It’s “the year humankind lost planet Earth.” By its opening title card, a news-consuming brain could reasonably figure that ‘Save Yourselves!’ takes place in 2020. An increasingly contentious relationship between “humankind” and planet Earth makes every film loaded up on streaming devices feel a little more “timely.” (Exhaustingly so.)
Surely, Alex H. Fischer and Eleanor Wilson, co-writers and directors, couldn’t predict the added layer of social relevance of their extraterrestrial comedy. Besides, ‘Save Yourselves!’ isn’t as heavy-handed or bleak as all of that, nor did Fischer and Wilson craft an overstuffed romp called ‘Attack of the Killer Pouffes’. Instead, they combine equal parts quippy rom-com and monster attack flick, complete with practical effects and a classic sci-fi score composed by Andrew Orkin.
The film asks us to escape the proverbial “bubble” for 90 minutes, and tag along with a loving, smartphone-using couple as they fight furry aliens. The result is a surprisingly sweet story about surviving together in the digital age, and folks: maybe “sweet” and “surviving” are good enough right now.
At the center of ‘Save Yourselves!’ are Su (Sunita Mani) and Jack (John Reynolds). The pair live in Brooklyn together, and spend a disproportionate amount of time staring at their phones.
The cynical assumption would be that Su and Jack’s relationship is doomed, being irreparably riddled with moments of mindless misconnection. The other option is to see ourselves in the couple. (Fischer and Wilson themselves folded quirks from their own relationship into the writing of Su and Jack’s.) After all, we recognize these patterns now more than ever: scroll through your phone, see a funny photo, show your partner, your partner shows you a funny video in return. Swipe, repeat.
The fact is that the couple are indeed happy; they’re just trapped in the digital bubble like the rest of us. Noticing the tech is straining their domestic bliss, Su and Jack decide to take a week off to unplug. They record an away voicemail message, shut off their phones, and head upstate to a remote cabin. Now off the grid, Su and Jack have no idea that aliens have attacked and are taking over the world. It’s when the aliens arrive at the cabin that they must go into survival mode.
Enter the pouffes!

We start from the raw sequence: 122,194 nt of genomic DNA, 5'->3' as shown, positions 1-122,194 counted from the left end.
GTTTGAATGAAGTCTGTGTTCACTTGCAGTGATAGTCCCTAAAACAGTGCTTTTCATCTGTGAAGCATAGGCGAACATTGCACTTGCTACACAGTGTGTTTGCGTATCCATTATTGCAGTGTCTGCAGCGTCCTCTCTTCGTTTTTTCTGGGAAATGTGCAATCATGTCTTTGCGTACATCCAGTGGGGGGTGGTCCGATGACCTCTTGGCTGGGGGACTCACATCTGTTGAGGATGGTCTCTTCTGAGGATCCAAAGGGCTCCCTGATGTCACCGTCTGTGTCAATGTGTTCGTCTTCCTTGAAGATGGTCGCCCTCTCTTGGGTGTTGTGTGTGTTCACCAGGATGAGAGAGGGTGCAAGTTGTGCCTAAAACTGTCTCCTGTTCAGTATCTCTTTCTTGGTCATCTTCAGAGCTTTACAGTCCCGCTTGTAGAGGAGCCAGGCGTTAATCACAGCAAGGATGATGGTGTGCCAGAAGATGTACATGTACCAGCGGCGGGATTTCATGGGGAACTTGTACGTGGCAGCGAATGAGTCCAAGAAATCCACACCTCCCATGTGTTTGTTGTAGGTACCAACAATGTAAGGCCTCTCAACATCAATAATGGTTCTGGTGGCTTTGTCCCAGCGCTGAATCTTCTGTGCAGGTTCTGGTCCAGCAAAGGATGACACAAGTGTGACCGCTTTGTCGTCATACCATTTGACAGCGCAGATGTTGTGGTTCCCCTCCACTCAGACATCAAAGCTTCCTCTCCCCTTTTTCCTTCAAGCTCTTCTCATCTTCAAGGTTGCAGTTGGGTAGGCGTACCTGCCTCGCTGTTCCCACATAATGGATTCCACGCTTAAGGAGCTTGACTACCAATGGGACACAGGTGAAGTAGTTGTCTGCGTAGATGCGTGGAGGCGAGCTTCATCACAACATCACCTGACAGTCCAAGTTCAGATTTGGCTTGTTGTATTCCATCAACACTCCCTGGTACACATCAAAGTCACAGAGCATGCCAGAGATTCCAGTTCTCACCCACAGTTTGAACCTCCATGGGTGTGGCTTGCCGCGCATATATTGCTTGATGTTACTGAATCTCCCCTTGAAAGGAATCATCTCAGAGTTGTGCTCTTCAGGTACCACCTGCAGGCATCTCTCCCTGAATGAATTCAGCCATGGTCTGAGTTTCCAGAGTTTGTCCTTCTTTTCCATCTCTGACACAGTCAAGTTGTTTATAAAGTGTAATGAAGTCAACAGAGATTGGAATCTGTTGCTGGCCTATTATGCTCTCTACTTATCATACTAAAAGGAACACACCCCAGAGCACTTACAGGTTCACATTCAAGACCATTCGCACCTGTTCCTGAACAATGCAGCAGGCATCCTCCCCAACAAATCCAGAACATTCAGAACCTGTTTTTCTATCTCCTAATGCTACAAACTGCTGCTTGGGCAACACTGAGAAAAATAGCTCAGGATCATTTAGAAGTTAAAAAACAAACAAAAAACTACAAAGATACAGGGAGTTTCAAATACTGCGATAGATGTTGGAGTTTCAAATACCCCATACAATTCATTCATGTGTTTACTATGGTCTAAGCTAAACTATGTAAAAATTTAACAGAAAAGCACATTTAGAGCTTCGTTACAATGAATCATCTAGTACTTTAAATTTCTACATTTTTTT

The aliens, dubbed “pouffes,” look like fluffy ottomans you’d perch next to your apartment monstera plant. Hip décor potential aside, these things are horrific. The pouffes have an appetite for ethanol, float around like little furry spaceships and have darting, sticky tongues that can bust right through skulls. Their behavior is erratic in terms of when they will and won’t attack, however. The pouffes have a lack of clearly defined “rules” in this universe, assumedly a script trick to keep our heroes safe til the end. But the shaggy, poofy alien concept is so charming that we forget to care.
Grounding the whimsy of the killer pouffes from outer space are our leads, Sunita Mani and John Reynolds. Comedy and improv chops in their repertoires, they commit both to the bit, and the romance. One moment, Su and Jack are wielding bathroom paraphernalia as weapons, the next, they’re discussing how to be a better couple, and their better selves. Mani and Reynolds have an easy chemistry that makes Su and Jack feel like your ordinary Brooklynites. The pair are just so good at existing together, and in turn we want nothing more than for them to survive this hellscape (with or without aliens).
The clever — and humble — blending of realism with absurdity is what makes ‘Save Yourselves!’ a delight. The film, poofball aliens and all, is on the search for a safe haven amidst all of the screens and self-imposed bubbles. Su and Jack break out of a tech bubble to one of blissful ignorance and find themselves in even more danger.
By the end of ‘Save Yourselves!’ we find that the safest bubble is: 1) with another person (preferably Sunita Mani or John Reynolds), and 2) definitely not on this planet.
‘Save Yourselves!’ is written and directed by Alex H. Fischer and Eleanor Wilson, and presented by Bleecker Street. The film will be in select theaters on October 2nd, and on digital on October 6th.